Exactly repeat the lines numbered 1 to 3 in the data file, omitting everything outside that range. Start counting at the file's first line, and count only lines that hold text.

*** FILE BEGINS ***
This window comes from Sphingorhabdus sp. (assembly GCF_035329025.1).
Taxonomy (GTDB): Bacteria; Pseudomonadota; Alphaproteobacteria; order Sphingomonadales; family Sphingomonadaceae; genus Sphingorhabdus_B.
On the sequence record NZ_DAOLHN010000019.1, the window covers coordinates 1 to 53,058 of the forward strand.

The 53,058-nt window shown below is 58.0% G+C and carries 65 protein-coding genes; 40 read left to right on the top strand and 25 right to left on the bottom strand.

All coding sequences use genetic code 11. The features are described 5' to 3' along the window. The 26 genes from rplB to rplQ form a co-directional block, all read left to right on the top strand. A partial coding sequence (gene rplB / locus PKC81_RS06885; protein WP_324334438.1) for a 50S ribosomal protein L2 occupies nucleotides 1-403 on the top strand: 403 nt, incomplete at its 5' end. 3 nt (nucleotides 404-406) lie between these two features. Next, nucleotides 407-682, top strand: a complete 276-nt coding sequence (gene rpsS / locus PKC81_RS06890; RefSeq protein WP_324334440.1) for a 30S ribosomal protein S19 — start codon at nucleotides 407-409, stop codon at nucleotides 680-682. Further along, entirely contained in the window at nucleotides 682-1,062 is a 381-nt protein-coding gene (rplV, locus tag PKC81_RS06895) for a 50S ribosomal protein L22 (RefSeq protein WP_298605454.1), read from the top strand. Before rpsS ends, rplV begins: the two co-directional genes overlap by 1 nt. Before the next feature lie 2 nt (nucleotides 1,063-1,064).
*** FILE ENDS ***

This window comes from Sphingorhabdus sp. (assembly GCF_035329025.1).
Taxonomy (GTDB): Bacteria; Pseudomonadota; Alphaproteobacteria; order Sphingomonadales; family Sphingomonadaceae; genus Sphingorhabdus_B.
On the sequence record NZ_DAOLHN010000019.1, the window covers coordinates 1 to 53,058 of the forward strand.